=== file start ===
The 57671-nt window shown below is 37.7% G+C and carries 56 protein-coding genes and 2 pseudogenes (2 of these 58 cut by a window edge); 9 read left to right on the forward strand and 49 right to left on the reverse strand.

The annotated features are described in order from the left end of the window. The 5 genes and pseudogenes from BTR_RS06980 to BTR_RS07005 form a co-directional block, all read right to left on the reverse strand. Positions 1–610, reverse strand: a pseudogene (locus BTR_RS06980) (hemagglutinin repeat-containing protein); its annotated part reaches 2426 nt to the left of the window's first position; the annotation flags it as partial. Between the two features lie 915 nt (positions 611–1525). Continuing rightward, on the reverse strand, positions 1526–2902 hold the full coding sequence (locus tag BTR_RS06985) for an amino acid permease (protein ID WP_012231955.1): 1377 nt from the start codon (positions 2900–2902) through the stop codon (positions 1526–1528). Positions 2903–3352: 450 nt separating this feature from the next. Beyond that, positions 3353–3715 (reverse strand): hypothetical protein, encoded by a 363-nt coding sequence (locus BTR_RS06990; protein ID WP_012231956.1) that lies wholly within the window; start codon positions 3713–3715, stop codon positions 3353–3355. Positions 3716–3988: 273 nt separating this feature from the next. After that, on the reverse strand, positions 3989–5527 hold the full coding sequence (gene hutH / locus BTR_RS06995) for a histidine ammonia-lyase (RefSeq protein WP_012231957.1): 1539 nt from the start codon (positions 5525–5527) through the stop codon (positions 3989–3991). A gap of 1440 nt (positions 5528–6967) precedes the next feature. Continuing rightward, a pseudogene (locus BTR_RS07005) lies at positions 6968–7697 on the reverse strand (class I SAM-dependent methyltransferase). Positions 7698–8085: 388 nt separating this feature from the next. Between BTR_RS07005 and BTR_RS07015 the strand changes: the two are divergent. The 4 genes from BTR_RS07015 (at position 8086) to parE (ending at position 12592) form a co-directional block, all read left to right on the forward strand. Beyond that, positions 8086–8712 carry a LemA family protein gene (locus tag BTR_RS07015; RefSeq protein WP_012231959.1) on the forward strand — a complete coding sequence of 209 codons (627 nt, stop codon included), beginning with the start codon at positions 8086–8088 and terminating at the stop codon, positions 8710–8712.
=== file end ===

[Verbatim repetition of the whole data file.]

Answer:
The 57671-nt window shown below is 37.7% G+C and carries 56 protein-coding genes and 2 pseudogenes (2 of these 58 cut by a window edge); 9 read left to right on the forward strand and 49 right to left on the reverse strand.

The annotated features are described in order from the left end of the window. The 5 genes and pseudogenes from BTR_RS06980 to BTR_RS07005 form a co-directional block, all read right to left on the reverse strand. Positions 1–610, reverse strand: a pseudogene (locus BTR_RS06980) (hemagglutinin repeat-containing protein); its annotated part reaches 2426 nt to the left of the window's first position; the annotation flags it as partial. Between the two features lie 915 nt (positions 611–1525). Continuing rightward, on the reverse strand, positions 1526–2902 hold the full coding sequence (locus tag BTR_RS06985) for an amino acid permease (protein ID WP_012231955.1): 1377 nt from the start codon (positions 2900–2902) through the stop codon (positions 1526–1528). Positions 2903–3352: 450 nt separating this feature from the next. Beyond that, positions 3353–3715 (reverse strand): hypothetical protein, encoded by a 363-nt coding sequence (locus BTR_RS06990; protein ID WP_012231956.1) that lies wholly within the window; start codon positions 3713–3715, stop codon positions 3353–3355. Positions 3716–3988: 273 nt separating this feature from the next. After that, on the reverse strand, positions 3989–5527 hold the full coding sequence (gene hutH / locus BTR_RS06995) for a histidine ammonia-lyase (RefSeq protein WP_012231957.1): 1539 nt from the start codon (positions 5525–5527) through the stop codon (positions 3989–3991). A gap of 1440 nt (positions 5528–6967) precedes the next feature. Continuing rightward, a pseudogene (locus BTR_RS07005) lies at positions 6968–7697 on the reverse strand (class I SAM-dependent methyltransferase). Positions 7698–8085: 388 nt separating this feature from the next. Between BTR_RS07005 and BTR_RS07015 the strand changes: the two are divergent. The 4 genes from BTR_RS07015 (at position 8086) to parE (ending at position 12592) form a co-directional block, all read left to right on the forward strand. Beyond that, positions 8086–8712 carry a LemA family protein gene (locus tag BTR_RS07015; RefSeq protein WP_012231959.1) on the forward strand — a complete coding sequence of 209 codons (627 nt, stop codon included), beginning with the start codon at positions 8086–8088 and terminating at the stop codon, positions 8710–8712.